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  11. I fight for Muslim women’s rights and I do that on my blog too, and sometimes people call me a feminist although I’ve studied all about it back in grad school and there is no way I am part of that system. However I do call myself an advocate for muslim women’s rights, quite a long title I know but sometimes you’ve gotta be specific or someone will label you in a negative sense.Let’s fight on for women’s rights in Islam! πŸ™‚

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  12. hmmmmmm..I’m often labeled a feminist too. Why? Because I speak up for women’s rights as they have been mentioned in the Qur’an over 1400 yrs back. And I HATE the word feminist!

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  13. Hey Aisha, another great post from you, I missed the last one and just got to it, read some of the comments but wanna read them all when i get out of the office, looks like you touched some strings there, Its totally worth it. The subject is something very few broach and it should be one of the most important after all its our life.

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  14. Enyur, lol, sorry 😦 But you are relinked! I might be MIA b/c of a nasty paper/presentation coming up, but please know I’m reading! πŸ™‚Tee, yeah, I wonder about that! πŸ™‚ Also, have you ever watched Curb your Enthusiasm? Its on HBO, so we just rent it when it comes on DVD. We LOVE It, its supposed to be a more daring Seinfeld. Its hilariuos.UM, welcome to the blog and thanks for commenting! Yes women’s rights should be worked on, for all! :0)Frenchita, its a label to dismiss. 😦 Destitute, welcome, didn’t know you were still reading, good to know πŸ™‚ It is apparently a very touchy subject. I had no idea, but I’m glad that dialogue was created.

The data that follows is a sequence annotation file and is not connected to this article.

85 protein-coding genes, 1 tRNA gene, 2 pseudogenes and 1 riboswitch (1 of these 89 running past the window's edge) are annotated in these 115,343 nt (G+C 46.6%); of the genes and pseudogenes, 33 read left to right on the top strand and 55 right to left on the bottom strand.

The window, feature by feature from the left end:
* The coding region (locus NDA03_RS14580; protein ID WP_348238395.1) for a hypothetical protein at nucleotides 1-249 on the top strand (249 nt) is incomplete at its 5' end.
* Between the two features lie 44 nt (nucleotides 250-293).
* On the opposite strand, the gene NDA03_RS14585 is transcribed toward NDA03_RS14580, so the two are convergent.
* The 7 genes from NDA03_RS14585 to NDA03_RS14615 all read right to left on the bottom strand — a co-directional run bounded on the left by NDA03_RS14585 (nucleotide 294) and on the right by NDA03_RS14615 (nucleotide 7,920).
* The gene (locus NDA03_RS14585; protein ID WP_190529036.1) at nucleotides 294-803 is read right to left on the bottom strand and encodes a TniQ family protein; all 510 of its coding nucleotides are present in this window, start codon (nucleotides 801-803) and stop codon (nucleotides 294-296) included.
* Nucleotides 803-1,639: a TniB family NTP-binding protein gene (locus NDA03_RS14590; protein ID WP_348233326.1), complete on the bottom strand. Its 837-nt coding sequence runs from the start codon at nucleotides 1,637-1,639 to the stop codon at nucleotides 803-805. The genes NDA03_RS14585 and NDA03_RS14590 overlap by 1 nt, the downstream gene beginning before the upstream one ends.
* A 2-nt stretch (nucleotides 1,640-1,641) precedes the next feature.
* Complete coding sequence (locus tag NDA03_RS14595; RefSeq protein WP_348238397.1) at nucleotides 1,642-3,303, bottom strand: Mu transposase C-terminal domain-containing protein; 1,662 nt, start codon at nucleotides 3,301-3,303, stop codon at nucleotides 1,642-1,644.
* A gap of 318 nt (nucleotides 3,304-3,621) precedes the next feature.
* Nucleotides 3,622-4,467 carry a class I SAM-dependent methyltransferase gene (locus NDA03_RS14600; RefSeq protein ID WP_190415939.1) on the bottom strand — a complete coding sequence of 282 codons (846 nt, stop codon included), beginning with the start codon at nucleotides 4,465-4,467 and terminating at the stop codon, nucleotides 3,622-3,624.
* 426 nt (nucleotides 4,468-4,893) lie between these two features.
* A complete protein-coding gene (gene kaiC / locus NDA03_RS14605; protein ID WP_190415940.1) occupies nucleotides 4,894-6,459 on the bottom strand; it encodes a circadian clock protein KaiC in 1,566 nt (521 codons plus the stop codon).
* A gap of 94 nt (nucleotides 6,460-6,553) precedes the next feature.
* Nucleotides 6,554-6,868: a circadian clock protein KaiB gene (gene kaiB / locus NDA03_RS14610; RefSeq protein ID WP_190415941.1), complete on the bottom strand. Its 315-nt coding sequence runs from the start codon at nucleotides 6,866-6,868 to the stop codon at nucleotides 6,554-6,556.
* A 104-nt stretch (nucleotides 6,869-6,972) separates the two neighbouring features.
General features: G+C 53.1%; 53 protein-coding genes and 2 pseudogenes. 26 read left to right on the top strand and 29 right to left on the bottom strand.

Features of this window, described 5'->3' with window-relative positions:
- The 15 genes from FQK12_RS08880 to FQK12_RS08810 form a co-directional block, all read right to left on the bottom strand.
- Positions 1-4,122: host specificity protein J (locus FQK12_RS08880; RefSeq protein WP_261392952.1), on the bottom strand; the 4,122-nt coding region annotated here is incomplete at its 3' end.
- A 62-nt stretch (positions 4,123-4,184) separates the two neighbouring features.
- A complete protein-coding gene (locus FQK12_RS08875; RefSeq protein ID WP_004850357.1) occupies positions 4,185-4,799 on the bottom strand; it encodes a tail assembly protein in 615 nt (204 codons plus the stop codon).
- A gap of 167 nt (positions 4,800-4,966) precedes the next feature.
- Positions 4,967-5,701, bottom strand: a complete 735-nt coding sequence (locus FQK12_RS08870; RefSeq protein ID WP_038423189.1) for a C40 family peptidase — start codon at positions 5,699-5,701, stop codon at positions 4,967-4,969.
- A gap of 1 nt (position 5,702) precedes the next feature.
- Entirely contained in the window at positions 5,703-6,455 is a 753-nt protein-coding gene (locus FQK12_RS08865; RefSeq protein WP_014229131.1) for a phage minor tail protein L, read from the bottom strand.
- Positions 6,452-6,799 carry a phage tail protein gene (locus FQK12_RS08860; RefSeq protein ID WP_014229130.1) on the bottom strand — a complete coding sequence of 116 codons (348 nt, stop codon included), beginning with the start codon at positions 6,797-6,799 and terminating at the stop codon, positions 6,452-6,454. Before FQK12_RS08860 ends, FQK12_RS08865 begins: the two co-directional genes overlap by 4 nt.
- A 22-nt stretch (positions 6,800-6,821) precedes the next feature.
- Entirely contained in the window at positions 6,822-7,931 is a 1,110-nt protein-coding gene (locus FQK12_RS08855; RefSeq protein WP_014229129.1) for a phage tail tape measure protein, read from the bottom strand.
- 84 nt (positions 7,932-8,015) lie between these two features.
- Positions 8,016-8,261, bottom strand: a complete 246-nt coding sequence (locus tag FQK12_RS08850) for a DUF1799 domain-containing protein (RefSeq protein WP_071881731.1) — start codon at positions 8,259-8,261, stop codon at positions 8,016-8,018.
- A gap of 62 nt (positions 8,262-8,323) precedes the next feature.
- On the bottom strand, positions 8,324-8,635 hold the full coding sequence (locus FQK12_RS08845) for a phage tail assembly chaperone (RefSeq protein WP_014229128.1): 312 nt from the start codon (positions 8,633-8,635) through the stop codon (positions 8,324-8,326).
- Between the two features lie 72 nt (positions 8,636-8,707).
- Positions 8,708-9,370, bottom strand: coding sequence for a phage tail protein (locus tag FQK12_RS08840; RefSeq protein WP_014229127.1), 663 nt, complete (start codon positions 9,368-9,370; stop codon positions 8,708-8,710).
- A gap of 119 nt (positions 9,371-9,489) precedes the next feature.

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  15. Salamaat,Do you know its intimidating for me to comment on a high commented on post? I did enjoy your other post by the way…I have been labeled feminazi too and other variations thereof, i like how you posit it against other discussions like racism, etc and how the same sentiment doesn’t apply. I love the West quote…

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  16. Aisha – I’ve heard of Curb your Enthusiasm – isn’t the main actor one of the producers of Seinfeld? Anyway, we don’t have HBO either. Maybe someday it’ll come to TBS or something – like Sex in the City did.

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  17. Aisha,looks like you get me wrong every time *sigh* 😦Anyway, let me make it clear, the message in post was what the Prophet (saws) said ‘ convey even if you know a verse’. It was all about ‘commanding good and forbidding evil’ as has been mentioned in the Qur’an.

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  18. Maliha, yeah I guess that could be intimdating too! 😦Tee, its interesting humor… you either like it or you don’t. It took a few episodes for me to get into it. I dont know if it will ever get onto TBS for my liking. I plan to buy the DVD collection.Frenchita, lol, I think we’ve had a double misundesrtanding. I was not saying you labeled me. you were saying, you hate labels. and I said I agree! πŸ™‚

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  19. Enyur sincerely finds comfort in knowing that Aisha is reading her blog and that Enyur has been relinked. *Makes a quiet exit and walks back to her blog* :o)

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  20. I must say that we are *taught* to hate the word feminist – because the boys hate it. Because the boys get really uncomfortable with it, so they attach “feminist” to butchiness, bitchiness, unattractiveness, and then tell us “now claim it if you dare.” Truth be told most of us are feminists, whether we claim the term or not. And there isn’t just one kind. Let’s all agree not to use the term feminazi. Really. It was popularized by Rush Limbaugh anyway. Just another tool to make gender equality unfashionable. Don’t worry, you can still like flowers and high heels. But don’t let rightwingers and insecure men tell you what you should be.